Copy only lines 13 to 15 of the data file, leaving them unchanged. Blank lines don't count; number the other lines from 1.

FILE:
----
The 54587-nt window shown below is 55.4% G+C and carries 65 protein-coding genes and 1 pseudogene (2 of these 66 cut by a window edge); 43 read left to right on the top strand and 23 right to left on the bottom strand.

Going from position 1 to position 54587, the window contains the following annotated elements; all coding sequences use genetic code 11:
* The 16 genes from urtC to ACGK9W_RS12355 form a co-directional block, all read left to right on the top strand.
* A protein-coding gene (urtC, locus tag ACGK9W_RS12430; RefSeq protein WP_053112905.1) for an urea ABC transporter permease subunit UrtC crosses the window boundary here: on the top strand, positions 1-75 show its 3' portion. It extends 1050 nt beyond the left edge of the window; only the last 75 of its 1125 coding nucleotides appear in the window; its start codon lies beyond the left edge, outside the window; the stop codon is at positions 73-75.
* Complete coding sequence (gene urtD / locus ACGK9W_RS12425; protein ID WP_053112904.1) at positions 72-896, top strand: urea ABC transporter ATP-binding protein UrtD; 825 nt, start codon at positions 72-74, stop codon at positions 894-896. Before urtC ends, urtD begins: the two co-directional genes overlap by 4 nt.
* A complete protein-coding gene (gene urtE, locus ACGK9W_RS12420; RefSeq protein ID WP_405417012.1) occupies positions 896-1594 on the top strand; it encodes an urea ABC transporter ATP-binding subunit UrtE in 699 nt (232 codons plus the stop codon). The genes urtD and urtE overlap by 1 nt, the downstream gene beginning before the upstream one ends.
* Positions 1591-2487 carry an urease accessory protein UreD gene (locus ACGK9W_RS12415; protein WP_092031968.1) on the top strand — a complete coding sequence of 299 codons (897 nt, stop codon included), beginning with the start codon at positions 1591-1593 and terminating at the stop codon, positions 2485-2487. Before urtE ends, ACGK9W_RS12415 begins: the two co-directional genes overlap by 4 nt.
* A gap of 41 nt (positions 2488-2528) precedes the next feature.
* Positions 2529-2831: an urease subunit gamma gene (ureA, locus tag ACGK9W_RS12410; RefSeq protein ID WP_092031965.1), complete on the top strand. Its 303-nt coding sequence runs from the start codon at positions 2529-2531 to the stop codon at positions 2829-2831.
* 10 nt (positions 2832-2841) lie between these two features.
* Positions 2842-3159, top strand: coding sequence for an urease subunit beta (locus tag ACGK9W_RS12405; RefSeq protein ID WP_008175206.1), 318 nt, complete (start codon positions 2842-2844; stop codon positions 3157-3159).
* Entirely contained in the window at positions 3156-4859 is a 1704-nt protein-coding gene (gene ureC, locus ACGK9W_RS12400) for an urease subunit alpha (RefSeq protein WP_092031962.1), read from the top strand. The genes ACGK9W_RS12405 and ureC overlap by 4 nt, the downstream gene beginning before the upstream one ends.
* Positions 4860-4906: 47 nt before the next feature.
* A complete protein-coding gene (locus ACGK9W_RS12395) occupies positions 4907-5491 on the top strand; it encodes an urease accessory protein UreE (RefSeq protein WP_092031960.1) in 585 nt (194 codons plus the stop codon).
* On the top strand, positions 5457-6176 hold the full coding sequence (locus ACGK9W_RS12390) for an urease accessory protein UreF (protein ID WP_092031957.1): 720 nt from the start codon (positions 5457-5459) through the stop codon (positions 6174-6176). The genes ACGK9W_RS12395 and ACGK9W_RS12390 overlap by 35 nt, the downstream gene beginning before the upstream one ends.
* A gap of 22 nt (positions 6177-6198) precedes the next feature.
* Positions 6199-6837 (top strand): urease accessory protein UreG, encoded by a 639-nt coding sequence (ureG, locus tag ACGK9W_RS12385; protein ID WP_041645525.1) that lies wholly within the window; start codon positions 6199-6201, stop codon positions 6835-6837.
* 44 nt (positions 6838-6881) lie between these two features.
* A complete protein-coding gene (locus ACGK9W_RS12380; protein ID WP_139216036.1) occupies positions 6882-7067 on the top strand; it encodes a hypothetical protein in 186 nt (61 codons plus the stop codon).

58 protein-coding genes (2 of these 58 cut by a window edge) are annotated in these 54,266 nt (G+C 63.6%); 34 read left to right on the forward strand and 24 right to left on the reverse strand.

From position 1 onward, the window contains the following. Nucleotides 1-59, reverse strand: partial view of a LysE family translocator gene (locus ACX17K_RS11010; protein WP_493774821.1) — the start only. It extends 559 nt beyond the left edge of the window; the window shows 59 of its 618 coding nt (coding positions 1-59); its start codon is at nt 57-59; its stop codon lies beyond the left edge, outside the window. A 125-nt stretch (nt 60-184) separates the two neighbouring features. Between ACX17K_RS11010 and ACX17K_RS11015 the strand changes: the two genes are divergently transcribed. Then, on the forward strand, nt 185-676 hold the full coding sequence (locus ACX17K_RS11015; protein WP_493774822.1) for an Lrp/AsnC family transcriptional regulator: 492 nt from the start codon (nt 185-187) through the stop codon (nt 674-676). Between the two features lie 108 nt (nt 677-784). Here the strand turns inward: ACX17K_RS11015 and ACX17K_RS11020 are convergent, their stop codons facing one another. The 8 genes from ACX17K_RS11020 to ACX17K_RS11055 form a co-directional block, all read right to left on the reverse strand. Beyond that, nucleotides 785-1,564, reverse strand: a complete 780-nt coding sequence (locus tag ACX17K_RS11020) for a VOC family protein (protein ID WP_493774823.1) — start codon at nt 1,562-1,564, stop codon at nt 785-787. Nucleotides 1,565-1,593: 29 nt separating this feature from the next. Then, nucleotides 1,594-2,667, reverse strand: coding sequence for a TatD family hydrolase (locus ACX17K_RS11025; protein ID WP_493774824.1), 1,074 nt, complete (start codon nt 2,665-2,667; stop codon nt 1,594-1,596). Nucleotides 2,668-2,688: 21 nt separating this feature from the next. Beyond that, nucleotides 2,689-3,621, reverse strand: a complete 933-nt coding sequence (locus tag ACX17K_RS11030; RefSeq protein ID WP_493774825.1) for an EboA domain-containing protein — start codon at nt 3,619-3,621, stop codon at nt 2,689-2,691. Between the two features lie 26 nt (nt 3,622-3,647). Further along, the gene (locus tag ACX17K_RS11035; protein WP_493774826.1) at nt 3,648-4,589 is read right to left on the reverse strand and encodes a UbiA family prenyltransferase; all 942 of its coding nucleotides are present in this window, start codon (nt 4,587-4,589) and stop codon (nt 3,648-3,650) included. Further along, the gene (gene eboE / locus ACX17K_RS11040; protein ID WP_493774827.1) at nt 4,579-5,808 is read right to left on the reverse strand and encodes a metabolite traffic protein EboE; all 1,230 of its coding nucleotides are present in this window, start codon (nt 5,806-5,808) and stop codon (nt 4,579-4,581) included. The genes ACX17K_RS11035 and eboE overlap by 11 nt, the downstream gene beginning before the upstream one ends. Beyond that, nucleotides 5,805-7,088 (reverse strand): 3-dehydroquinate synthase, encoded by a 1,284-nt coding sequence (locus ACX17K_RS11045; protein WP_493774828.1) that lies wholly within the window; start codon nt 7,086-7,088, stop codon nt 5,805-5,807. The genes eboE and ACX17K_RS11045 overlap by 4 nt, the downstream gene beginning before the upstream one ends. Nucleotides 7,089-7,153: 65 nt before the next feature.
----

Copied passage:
* Positions 4860-4906: 47 nt before the next feature.
* A complete protein-coding gene (locus ACGK9W_RS12395) occupies positions 4907-5491 on the top strand; it encodes an urease accessory protein UreE (RefSeq protein WP_092031960.1) in 585 nt (194 codons plus the stop codon).
* On the top strand, positions 5457-6176 hold the full coding sequence (locus ACGK9W_RS12390) for an urease accessory protein UreF (protein ID WP_092031957.1): 720 nt from the start codon (positions 5457-5459) through the stop codon (positions 6174-6176). The genes ACGK9W_RS12395 and ACGK9W_RS12390 overlap by 35 nt, the downstream gene beginning before the upstream one ends.